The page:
Glennk1112
Glennk1112 on June 4, 2009 at 9:31 pm

Two additional notes… I remember watching them demolish this theater and as the building was cracked open it was jut beautiful inside. I vaguely remember some type of domed ceiling (or what was left of it, that was encircled by a bas-relief design of classical figures. Other than that, it looked untouched on the inside. The other thing I wanted to mention was that one lingering piece of the Rialto was for many years located outside the Hess’s store at the South Mall in Allentown. When you went out of Hess’s into the mall, on the left hand side was a colossal marble sculpture that I think was of an angel holding another dying angel in it’s arms??? This statue was originally in the Rialto Theater. And what I was told was that it was so heavy that after many many years it had started affecting the structural integrity of the building. It was purchased by Max Hess and eventually ended up at South Mall. Is the statue still there? Does anybody know?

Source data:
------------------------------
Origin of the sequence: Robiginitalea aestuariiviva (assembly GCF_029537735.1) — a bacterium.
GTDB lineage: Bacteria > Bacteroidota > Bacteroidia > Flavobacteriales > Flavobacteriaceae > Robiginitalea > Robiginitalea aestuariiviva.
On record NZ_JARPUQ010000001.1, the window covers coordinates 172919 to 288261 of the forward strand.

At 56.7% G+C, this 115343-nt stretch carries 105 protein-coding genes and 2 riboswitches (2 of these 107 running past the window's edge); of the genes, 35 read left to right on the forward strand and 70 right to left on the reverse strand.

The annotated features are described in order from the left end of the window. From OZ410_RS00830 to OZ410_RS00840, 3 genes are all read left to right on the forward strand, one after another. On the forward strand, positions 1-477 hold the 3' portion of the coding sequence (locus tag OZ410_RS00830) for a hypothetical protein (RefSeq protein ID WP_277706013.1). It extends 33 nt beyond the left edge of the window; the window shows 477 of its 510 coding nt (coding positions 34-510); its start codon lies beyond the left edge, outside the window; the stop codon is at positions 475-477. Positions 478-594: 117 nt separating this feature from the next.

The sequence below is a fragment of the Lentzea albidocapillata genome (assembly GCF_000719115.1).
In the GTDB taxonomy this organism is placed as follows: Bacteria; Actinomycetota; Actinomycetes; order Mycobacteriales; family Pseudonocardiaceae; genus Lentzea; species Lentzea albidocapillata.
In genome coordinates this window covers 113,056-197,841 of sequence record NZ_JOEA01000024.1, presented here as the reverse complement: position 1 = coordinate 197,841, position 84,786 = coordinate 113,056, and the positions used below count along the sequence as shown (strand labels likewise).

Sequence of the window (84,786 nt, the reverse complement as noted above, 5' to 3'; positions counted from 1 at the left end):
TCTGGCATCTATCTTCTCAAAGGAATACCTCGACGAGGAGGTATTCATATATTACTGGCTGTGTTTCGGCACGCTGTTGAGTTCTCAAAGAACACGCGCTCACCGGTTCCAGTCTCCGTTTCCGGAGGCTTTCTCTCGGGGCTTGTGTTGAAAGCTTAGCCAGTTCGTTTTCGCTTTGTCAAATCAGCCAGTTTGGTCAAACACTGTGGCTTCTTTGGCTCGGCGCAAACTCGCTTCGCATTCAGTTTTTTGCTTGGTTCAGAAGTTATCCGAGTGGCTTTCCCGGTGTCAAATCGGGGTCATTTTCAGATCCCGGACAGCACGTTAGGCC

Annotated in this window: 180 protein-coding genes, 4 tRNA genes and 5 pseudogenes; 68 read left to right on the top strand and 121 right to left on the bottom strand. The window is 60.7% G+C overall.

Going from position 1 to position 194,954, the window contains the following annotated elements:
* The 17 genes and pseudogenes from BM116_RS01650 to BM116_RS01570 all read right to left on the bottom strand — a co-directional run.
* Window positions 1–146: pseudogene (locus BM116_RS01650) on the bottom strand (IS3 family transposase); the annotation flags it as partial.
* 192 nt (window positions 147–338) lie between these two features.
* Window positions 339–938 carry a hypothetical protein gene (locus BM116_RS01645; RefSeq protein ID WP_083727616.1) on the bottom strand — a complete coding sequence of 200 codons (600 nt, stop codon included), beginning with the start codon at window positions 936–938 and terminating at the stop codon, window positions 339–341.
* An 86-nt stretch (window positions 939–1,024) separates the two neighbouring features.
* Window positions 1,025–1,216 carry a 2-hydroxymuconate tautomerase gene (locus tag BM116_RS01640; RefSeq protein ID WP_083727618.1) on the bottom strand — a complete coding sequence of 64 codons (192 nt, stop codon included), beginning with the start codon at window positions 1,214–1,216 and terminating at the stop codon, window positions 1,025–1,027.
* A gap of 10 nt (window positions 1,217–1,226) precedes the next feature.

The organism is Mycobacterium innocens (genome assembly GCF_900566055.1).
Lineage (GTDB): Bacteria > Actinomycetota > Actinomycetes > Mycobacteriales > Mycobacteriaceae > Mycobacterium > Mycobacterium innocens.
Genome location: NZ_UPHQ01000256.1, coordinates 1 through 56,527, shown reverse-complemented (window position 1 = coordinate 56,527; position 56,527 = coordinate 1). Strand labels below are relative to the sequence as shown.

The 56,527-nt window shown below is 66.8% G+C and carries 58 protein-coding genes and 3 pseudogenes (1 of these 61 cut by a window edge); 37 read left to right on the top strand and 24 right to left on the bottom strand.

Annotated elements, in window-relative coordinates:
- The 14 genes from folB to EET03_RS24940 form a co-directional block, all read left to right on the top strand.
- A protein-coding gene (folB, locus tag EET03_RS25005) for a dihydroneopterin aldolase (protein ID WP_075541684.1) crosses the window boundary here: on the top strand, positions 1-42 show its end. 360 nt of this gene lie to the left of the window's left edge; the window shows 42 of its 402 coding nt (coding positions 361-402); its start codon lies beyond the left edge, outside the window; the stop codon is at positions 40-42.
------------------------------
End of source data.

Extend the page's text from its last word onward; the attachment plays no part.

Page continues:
Glennk1112
Glennk1112 on June 6, 2009 at 5:04 pm

The statue was actually on your right went you went out into the mall. sorry for the error!

bwmoll3
bwmoll3 on July 30, 2013 at 11:20 am

There was a hugs fire at the Rialto about 1945 or so and the entire building was torn down and rebuilt. The front was originally a 3 or 4 story building with the auditorium behind it.

When it was re-built the lobby was cut down to 2 stories and sometime later it was given a red granite facade.

About 1970 or 71 it stopped showing first run films and turned into a Adult Theater. I remember going in there when I was in High School and watched “I Am Curious (Yellow)” and some other skin flicks (they really didn’t show any nudity.. just “simulated” a lot of things you can watch online today for free. I remember one movie they showed this girl and a guy going into a car and then the car was “rocking”. LOL.. then they got out still clotheed.

I don’t believe the Rialto actually showed anything close to the pornography you can watch online now.

In 1972 is when the Marquee was taken down because of the canopys they were erecting on Hamilton Street when they tried to turn it into “Hamilton Mall”.